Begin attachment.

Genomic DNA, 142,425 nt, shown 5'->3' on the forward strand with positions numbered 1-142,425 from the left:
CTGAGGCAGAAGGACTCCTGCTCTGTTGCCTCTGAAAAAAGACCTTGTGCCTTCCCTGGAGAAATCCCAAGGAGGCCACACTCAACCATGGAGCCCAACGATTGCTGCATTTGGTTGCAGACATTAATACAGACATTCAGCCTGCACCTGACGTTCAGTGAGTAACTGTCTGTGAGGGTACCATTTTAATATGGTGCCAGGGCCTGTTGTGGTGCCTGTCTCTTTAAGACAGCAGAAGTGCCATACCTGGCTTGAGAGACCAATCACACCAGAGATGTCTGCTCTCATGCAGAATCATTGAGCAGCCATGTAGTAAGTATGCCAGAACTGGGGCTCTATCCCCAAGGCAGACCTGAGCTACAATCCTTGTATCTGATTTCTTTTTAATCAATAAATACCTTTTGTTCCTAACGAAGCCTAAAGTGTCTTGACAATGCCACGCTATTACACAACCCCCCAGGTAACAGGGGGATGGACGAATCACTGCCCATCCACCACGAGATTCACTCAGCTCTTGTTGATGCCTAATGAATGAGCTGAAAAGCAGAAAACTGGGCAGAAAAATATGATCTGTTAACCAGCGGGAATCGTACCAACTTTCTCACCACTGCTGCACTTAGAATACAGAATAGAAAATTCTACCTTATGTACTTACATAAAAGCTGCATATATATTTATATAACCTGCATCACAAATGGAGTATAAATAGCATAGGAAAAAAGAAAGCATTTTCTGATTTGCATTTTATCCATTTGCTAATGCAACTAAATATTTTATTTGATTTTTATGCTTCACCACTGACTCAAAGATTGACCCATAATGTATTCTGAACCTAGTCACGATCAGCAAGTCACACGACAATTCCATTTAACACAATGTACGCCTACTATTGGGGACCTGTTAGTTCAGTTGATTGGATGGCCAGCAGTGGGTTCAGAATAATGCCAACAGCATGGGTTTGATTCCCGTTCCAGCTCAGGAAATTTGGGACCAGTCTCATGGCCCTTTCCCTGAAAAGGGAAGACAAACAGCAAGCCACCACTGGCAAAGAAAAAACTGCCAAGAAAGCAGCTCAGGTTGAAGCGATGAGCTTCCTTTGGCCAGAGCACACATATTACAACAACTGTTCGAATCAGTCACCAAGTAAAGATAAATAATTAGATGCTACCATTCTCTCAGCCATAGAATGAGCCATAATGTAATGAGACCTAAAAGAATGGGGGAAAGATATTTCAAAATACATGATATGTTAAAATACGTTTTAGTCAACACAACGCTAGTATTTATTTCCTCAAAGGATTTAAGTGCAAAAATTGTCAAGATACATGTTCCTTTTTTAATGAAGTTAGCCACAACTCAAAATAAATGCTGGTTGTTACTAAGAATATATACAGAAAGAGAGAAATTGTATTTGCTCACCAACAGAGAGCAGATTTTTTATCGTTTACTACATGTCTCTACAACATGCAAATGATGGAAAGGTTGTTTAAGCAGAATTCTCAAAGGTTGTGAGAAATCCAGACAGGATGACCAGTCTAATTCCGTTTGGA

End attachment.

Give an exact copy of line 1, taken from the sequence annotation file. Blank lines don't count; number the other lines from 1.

Genomic DNA, 142,425 nt, shown 5'->3' on the forward strand with positions numbered 1-142,425 from the left: